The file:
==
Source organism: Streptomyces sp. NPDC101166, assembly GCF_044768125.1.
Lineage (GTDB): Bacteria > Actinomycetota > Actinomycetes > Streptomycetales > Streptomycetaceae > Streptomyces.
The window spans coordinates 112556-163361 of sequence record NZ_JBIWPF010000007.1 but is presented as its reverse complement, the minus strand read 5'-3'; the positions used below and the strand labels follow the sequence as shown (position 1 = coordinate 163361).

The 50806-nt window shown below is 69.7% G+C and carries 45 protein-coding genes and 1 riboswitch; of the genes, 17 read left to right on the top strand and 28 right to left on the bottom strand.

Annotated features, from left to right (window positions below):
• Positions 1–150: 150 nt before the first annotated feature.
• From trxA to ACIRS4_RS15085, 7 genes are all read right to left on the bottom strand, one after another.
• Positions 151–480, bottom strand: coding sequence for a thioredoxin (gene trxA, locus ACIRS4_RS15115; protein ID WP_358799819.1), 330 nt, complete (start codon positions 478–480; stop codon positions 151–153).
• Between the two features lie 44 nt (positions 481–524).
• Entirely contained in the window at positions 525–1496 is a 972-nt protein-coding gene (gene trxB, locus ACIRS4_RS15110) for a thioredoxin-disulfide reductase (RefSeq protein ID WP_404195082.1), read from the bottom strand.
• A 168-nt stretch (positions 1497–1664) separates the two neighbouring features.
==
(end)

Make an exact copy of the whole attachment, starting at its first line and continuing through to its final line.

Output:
Source organism: Streptomyces sp. NPDC101166, assembly GCF_044768125.1.
Lineage (GTDB): Bacteria > Actinomycetota > Actinomycetes > Streptomycetales > Streptomycetaceae > Streptomyces.
The window spans coordinates 112556-163361 of sequence record NZ_JBIWPF010000007.1 but is presented as its reverse complement, the minus strand read 5'-3'; the positions used below and the strand labels follow the sequence as shown (position 1 = coordinate 163361).

The 50806-nt window shown below is 69.7% G+C and carries 45 protein-coding genes and 1 riboswitch; of the genes, 17 read left to right on the top strand and 28 right to left on the bottom strand.

Annotated features, from left to right (window positions below):
• Positions 1–150: 150 nt before the first annotated feature.
• From trxA to ACIRS4_RS15085, 7 genes are all read right to left on the bottom strand, one after another.
• Positions 151–480, bottom strand: coding sequence for a thioredoxin (gene trxA, locus ACIRS4_RS15115; protein ID WP_358799819.1), 330 nt, complete (start codon positions 478–480; stop codon positions 151–153).
• Between the two features lie 44 nt (positions 481–524).
• Entirely contained in the window at positions 525–1496 is a 972-nt protein-coding gene (gene trxB, locus ACIRS4_RS15110) for a thioredoxin-disulfide reductase (RefSeq protein ID WP_404195082.1), read from the bottom strand.
• A 168-nt stretch (positions 1497–1664) separates the two neighbouring features.